Memorandum from the Russian Embassy.

The Chinese Government has just lodged a protest both with the imperial Russian authorities and the American and Japanese consuls at Harbin against the contemplated establishment, by the Eastern Chinese Railway Co., of a municipal administration at Harbin and Hailar. While the Japanese consul is favorably disposed toward that reform, the consul of the United States, taking the Chinese side of the question, appears to disapprove of the land grants being put under the administration of the railway. This attitude of the American consul is all the more incomprehensible, as it appears from the exchange of views on this point between the minister of Russia and the representative of the United States at Peking that the Federal Government has not yet taken a determined stand regarding the Russian administrative measures in those ports and that the consul is acting upon his own initiative.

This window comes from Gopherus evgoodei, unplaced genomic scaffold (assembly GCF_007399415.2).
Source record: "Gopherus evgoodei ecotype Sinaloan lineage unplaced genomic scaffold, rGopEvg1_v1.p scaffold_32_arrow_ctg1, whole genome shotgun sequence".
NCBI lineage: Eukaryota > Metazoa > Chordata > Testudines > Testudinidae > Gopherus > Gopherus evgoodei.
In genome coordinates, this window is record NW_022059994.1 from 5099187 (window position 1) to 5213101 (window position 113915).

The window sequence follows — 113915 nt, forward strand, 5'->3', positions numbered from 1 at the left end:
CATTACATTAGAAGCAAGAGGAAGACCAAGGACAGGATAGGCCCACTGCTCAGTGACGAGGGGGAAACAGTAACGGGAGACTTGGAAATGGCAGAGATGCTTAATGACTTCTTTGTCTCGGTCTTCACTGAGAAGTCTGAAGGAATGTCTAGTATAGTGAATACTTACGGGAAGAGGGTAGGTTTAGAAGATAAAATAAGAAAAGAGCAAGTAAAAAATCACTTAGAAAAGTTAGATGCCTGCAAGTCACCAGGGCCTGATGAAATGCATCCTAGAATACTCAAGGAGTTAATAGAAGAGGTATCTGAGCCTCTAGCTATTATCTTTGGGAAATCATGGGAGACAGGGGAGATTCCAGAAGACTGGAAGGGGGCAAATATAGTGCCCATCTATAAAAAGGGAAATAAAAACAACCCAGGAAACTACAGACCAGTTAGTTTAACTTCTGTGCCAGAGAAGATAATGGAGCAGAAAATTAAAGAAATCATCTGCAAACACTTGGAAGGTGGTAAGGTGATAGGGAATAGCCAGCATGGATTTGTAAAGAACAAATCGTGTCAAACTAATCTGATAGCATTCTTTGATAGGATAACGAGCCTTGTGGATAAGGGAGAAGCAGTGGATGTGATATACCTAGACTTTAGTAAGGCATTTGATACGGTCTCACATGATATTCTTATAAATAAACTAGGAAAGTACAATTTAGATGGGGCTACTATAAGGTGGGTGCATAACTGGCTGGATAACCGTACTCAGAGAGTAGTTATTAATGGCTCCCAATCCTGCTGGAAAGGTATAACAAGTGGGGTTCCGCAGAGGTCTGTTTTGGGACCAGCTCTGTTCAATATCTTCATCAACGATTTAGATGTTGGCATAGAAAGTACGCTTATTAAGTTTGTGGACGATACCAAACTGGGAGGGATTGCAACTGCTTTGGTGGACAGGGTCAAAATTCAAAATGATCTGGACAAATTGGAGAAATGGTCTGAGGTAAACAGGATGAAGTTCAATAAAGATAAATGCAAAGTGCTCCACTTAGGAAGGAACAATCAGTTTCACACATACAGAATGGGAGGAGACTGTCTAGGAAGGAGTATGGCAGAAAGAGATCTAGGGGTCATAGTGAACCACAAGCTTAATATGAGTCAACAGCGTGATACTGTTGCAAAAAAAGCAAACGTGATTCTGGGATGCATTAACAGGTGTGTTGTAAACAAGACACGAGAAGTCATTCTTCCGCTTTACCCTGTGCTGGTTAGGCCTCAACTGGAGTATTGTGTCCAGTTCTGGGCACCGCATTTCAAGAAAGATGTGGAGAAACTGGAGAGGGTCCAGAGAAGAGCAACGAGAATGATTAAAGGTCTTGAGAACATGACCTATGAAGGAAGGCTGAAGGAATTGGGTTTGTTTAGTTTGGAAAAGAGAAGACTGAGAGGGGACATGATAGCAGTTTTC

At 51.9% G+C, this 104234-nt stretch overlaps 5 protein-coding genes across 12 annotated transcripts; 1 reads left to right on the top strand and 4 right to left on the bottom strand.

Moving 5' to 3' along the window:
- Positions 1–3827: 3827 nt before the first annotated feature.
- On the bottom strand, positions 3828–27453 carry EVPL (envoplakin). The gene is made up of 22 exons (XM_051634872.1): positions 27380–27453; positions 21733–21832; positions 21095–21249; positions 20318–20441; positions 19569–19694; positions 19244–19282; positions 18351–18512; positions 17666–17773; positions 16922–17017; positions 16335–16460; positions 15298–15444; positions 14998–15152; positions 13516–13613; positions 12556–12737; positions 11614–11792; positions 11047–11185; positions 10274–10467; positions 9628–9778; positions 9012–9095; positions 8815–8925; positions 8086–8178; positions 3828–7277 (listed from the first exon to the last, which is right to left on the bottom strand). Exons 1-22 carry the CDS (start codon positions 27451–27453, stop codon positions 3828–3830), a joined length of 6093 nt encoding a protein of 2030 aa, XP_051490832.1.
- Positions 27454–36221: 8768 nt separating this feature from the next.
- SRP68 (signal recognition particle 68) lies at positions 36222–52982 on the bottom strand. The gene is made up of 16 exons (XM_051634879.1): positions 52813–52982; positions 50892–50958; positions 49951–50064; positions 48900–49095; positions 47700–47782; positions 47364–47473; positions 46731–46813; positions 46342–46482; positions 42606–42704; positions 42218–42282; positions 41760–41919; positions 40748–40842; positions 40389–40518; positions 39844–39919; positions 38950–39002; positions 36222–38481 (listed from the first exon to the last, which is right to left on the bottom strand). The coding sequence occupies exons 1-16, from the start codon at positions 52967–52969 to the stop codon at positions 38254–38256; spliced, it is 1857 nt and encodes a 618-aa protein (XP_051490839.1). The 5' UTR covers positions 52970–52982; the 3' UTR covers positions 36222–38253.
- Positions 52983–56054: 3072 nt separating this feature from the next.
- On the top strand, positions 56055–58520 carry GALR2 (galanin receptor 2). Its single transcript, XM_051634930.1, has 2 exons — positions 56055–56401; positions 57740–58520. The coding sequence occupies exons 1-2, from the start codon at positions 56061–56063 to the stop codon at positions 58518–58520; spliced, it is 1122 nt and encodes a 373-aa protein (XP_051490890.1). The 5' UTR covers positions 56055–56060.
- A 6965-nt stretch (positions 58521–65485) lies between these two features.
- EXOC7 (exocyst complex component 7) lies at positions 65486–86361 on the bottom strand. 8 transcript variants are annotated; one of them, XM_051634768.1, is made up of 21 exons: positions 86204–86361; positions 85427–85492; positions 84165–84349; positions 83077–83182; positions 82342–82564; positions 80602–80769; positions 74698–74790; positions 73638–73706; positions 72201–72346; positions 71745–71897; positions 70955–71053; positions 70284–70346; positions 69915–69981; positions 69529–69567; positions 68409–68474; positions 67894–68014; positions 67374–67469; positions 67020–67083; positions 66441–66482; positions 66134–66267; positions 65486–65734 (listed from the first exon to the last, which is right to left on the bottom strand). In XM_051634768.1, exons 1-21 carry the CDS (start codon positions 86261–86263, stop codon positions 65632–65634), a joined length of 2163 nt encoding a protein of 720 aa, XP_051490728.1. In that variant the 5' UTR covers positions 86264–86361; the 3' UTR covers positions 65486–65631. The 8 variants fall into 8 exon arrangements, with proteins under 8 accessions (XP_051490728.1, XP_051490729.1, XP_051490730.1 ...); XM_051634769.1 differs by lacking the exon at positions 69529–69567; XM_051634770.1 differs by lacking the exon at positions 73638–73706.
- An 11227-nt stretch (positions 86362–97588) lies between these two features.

Now, the Imperial Government is of opinion that in this matter the railway company is but exercising rights which belong to it under the concession granted by China for the construction of the railroad track. The measure under consideration has, furthermore, no other object than that of regulating living conditions on the territory granted to the railway and merely meets the requirements of the population, including the foreigners, whose rights are in nowise affected by the establishment of a municipal administration.

This is the reason why the Imperial Government entertains the hope that the Federal Government will share its views on this question and will be good enough to send suitable instructions to its representatives at Peking. It would be especially desirable that the consul of the United States at Harbin be directed to declare, in reply to the Chinese communication, that his Government does not wish to meddle in this matter.